In a nutshell, everything.
For the client, the art of influence is the ability of the project managers to work effectively with diverse stakeholders in a highly complex organizational environment, to reach consensus, make wise decisions, and move forward toward strategic aims.
What goes into this capability? Probably much more than we had time for, but here are a few of the points that emerged: Integrity - The project manager must operate from a foundation of integrity. This is the beginning of building strong relationships. Integrity stems from knowing oneself, one's values, and being aware in-the-moment of the choices that one can make. Trust - Building trust with stakeholders is essential.…

It's All About the Client

Way back when during the TQM movement, I was trained to be one of my then-employer's Quality Facilitators. Part of that role included teaching the 8-step quality improvement methodology to teams across the businesses.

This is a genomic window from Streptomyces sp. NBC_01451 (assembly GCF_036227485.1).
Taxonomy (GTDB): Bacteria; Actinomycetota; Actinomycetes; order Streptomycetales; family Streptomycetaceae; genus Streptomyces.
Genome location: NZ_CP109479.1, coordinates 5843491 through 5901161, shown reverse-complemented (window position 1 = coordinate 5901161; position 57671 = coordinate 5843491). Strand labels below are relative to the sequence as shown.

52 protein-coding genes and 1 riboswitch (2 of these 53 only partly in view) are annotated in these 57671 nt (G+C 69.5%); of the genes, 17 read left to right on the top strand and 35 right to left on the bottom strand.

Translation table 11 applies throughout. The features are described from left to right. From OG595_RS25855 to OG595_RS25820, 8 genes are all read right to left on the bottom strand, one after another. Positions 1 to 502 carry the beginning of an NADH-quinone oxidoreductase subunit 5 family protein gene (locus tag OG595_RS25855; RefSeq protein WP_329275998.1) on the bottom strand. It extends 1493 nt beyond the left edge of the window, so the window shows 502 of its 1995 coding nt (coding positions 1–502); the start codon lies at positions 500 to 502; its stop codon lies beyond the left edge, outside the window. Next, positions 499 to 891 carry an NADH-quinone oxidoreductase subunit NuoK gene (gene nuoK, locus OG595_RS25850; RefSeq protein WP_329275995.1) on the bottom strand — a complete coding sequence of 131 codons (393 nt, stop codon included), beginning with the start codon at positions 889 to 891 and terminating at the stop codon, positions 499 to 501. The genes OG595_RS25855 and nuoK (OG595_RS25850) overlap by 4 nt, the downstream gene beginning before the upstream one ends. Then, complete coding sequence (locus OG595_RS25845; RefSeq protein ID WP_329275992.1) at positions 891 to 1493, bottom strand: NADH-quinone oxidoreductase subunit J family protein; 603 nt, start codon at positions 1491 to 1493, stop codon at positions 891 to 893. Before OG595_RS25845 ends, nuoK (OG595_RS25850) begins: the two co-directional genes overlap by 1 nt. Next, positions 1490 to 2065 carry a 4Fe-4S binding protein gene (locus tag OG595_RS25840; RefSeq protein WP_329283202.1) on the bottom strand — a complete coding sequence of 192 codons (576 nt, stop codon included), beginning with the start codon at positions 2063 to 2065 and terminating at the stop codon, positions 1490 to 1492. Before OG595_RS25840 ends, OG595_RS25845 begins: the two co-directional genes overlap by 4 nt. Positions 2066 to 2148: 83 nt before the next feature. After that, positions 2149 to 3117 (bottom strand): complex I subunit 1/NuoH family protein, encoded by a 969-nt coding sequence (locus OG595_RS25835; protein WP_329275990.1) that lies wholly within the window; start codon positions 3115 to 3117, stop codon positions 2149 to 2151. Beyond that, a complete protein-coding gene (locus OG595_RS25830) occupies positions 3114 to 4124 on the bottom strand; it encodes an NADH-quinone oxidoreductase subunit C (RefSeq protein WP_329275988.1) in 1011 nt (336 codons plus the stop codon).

This particular methodology had been selected by the new management that had recently taken over the company. The method came from an outside vendor.
During one of the training sessions, a participant put his hand up to ask a question. He said, "Just a comment about Step 1 of the process you are teaching."
Step One was "Define the problem."
"Go ahead," I said encouraging him to make his point.
"Wouldn't it make sense to have a prior step?"
"A prior step?" I echoed.
"Yes, a step where the client establishes an improvement goal for the part of the business, or the part of the process, that we are going to address and attempt to improve. For example customer service."
It was a learning moment for me. From …